Paul Sietsema's first L.A. show of new Conceptual art was worth the 14-year wait

Paul Sietsema's first L.A. show of new Conceptual art was worth the 14-year wait
In this detail of Paul Sietsema's "Green painting," trompe l'oeil painted gashes and marks in the enamel swirl around actual gaps exposing black linen beneath the surface. (Matthew Marks Gallery)

For his first local solo show in 14 years — and one of the best gallery exhibitions of the season — L.A.-based Conceptual artist Paul Sietsema has fashioned a challenging reconsideration of classic artistic themes of decay and transformation. It begins with the color of money.

“Green painting,” one of 13 recent drawings and paintings and two film installations at Matthew Marks Gallery, scuffs up an emerald field of enamel paint on taut linen. Like the money-green monochrome paintings Stephen Prina made in 1989, when that market-mad decade for new art was cresting, Sietsema uses green color as a monetary sign.

What appear to be linear marks and ripples made by dragging the stick-end of a brush through wet vinyl paint, like an act of vandalism tearing through a pristine surface, is in fact a tour de force of illusionistic paint-handling. In purely abstract terms, the gashes recall the tradition of 19th century fool-the-eye paintings of paper money by John Haberle and William Harnett.

Near the bottom, though, there’s a twist: A large, dark shape is actually an exposed patch of the painting’s underlying linen.

This is not art as the illusion of money, in the manner of Haberle; instead, the art object is itself exposed as a material form of currency. Abstract monochrome painting, once the modern representation of an ethereal spiritual condition, is transformed into cold cash.

“Figure ground study (50/50)” re-creates pages of the New York Times used as a drop-cloth for a paint can and stirring stick. Displayed in an aerial view, the newspaper’s scrupulously hand-drawn international section is open to a full-page banking ad, one for a home furnishings sale and smaller stories about Chinese human rights abuses and the legacy of French colonialism; the open paint can, its circular lid and the angled stick between them create a double-image of a percentage sign —  %.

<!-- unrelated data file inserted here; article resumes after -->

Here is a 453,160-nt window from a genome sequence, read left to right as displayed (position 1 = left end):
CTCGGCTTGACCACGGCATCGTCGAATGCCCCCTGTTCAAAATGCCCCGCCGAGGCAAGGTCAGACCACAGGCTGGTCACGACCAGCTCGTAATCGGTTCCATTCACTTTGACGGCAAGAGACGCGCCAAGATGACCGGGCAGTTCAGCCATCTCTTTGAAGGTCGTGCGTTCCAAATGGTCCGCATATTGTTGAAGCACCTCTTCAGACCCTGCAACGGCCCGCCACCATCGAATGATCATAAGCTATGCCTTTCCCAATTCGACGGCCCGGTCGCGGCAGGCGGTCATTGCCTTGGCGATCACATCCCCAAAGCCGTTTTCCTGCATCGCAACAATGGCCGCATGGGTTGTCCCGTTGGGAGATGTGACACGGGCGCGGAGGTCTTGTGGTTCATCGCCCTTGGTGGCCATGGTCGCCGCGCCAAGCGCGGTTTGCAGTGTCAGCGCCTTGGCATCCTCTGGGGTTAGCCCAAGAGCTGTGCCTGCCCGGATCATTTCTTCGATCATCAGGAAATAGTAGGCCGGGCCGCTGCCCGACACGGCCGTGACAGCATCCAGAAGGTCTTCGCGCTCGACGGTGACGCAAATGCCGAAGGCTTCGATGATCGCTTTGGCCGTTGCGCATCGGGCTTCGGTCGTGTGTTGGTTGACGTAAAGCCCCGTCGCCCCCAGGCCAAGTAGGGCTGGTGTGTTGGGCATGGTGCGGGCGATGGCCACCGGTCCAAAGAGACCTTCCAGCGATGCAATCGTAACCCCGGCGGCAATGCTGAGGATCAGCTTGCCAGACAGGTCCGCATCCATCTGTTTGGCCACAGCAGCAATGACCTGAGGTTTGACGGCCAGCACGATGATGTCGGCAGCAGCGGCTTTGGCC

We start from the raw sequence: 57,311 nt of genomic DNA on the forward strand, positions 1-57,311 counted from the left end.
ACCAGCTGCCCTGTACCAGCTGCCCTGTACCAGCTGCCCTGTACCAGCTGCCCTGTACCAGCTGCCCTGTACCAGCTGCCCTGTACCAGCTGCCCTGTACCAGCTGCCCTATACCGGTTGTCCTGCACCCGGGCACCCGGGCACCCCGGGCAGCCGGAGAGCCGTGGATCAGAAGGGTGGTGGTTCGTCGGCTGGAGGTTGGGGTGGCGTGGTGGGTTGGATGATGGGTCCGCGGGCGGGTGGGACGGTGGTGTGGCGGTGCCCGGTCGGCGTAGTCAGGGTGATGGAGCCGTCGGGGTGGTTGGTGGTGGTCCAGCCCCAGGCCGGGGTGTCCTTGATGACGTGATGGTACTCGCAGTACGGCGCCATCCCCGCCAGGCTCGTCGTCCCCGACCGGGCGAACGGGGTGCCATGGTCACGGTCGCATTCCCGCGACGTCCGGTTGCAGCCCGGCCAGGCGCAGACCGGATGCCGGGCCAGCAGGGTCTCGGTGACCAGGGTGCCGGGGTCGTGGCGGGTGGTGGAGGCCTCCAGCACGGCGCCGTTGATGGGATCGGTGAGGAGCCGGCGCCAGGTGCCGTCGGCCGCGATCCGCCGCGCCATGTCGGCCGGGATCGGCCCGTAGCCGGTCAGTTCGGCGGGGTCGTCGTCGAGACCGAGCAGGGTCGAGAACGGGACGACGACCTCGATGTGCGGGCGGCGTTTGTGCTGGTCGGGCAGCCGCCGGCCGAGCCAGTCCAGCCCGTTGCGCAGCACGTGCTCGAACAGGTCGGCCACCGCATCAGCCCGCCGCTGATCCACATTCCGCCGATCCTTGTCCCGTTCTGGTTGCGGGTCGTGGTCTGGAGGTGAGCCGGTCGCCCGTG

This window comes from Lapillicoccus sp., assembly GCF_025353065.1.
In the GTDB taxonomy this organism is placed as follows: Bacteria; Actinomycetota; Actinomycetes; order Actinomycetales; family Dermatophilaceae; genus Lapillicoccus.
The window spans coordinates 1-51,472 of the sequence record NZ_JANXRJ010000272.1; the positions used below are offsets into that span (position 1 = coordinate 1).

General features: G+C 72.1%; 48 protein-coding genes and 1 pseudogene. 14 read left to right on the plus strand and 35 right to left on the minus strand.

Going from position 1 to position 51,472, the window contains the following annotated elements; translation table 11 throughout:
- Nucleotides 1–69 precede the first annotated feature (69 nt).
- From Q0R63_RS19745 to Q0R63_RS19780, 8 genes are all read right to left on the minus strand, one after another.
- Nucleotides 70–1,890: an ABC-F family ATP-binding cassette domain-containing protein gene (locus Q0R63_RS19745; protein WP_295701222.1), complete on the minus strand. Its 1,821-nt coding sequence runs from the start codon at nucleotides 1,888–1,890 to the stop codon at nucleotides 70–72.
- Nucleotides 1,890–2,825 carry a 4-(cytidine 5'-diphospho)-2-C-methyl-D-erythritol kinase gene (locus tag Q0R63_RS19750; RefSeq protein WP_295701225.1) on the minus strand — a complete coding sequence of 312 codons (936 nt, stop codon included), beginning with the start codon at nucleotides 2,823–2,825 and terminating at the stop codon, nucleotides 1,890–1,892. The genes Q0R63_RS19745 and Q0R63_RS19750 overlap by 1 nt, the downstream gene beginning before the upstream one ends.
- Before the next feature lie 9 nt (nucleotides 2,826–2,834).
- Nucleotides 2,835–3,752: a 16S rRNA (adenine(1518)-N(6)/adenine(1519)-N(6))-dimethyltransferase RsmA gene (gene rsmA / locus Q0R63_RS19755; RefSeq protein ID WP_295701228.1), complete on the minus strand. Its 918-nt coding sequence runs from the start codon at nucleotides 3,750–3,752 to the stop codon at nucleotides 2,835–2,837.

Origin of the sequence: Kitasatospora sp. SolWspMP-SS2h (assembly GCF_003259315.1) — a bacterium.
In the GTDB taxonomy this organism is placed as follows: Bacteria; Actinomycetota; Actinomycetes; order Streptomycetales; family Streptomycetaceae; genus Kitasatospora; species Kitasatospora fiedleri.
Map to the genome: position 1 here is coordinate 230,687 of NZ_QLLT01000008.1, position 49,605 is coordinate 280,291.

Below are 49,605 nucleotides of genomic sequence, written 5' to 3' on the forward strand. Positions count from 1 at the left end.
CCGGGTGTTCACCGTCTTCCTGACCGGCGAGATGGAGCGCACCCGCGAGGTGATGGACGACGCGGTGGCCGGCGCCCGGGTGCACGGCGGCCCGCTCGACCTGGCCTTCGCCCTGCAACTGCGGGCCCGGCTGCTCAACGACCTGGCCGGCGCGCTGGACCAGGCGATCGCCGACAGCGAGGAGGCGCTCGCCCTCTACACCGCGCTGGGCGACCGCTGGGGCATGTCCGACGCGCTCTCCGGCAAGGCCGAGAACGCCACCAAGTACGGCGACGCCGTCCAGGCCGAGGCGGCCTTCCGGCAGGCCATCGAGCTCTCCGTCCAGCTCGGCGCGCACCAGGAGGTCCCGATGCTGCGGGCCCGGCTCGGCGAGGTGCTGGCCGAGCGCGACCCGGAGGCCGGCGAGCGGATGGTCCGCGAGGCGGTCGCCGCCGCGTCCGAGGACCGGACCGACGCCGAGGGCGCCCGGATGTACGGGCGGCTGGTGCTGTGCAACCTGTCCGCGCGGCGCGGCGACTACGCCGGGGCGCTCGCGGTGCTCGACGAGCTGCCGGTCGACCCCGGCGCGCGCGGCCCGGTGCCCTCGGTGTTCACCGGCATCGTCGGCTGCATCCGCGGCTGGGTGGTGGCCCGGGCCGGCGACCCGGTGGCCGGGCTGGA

Paul Sietsema, "Green painting," 2016, enamel on linen.
Paul Sietsema, "Green painting," 2016, enamel on linen. (Matthew Marks Gallery)
Paul Sietsema, "Figure ground study (50/50)," 2016, ink and enamel on paper in artist's frame.
Paul Sietsema, "Figure ground study (50/50)," 2016, ink and enamel on paper in artist's frame. (Christopher Knight / Los Angeles Times)

Other trompe l’oeil paintings show a rotary-dial telephone and a credit card, both slathered in a puddled layer of poured white paint. Their histories are loaded.

The rotary phone updates market-leader Andy Warhol’s classic image of an old-fashioned black candlestick telephone as a symbol of painting as an obsolete medium of communication. “Swipe painting (Chase),” which appears to drag a credit card across the canvas to make a gestural flourish like the cartoon brushstroke in a Roy Lichtenstein, uses the plastic card’s printed ID to serve as Sietsema’s signature.

The artist’s name is equivalent to his account number. “Chase” puts a wicked pun in the parenthetical subtitle: Art today is currency chasing its own tail.

The two film installations are accompanied by clattering mechanical projectors. In an art world marked by the proliferation of sleek and silent video projections, the machinery underscores time’s passage. An artistic embodiment of vanitas, a reminder of death’s inevitability, they unspool films whose formal structures and abstract narratives are based on auction house categories for classifying and selling art.

Inquisitive rather than critical, Sietsema’s work is neither disparaging of art and commerce nor a celebration of it. He instead looks squarely at present reality — and then fabricates marvelous art of it.

Matthew Marks Gallery, 1062 N. Orange Grove Ave., West Hollywood. Through Dec. 23; closed Sundays and Mondays. (212) 243-0200,

Twitter: @KnightLAT


First full Edgar Degas retrospective in nearly 30 years shows an artist who liked to be in control

Wonderfully weird 'Branchini Madonna' at the heart of an engrossing Getty show

Polly Apfelbaum's secular chapel of abstract art